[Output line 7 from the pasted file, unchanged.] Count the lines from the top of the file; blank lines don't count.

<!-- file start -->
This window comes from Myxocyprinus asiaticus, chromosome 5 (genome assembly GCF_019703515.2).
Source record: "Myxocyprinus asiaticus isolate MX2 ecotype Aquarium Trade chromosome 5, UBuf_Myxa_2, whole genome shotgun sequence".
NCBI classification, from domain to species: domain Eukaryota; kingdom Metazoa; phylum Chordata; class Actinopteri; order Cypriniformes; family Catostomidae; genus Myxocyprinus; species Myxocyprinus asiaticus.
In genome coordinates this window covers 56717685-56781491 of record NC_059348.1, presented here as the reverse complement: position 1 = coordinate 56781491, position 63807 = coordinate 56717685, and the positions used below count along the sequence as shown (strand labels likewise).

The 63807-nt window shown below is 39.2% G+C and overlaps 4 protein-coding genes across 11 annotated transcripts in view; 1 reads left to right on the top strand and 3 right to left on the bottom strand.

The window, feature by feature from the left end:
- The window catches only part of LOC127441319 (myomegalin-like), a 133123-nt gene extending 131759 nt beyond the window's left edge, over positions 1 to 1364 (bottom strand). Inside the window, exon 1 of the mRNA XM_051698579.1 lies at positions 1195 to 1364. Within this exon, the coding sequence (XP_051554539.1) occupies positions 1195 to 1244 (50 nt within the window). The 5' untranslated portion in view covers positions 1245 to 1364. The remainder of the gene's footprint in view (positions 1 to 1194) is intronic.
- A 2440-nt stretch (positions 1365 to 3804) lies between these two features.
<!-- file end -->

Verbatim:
- The window catches only part of LOC127441319 (myomegalin-like), a 133123-nt gene extending 131759 nt beyond the window's left edge, over positions 1 to 1364 (bottom strand). Inside the window, exon 1 of the mRNA XM_051698579.1 lies at positions 1195 to 1364. Within this exon, the coding sequence (XP_051554539.1) occupies positions 1195 to 1244 (50 nt within the window). The 5' untranslated portion in view covers positions 1245 to 1364. The remainder of the gene's footprint in view (positions 1 to 1194) is intronic.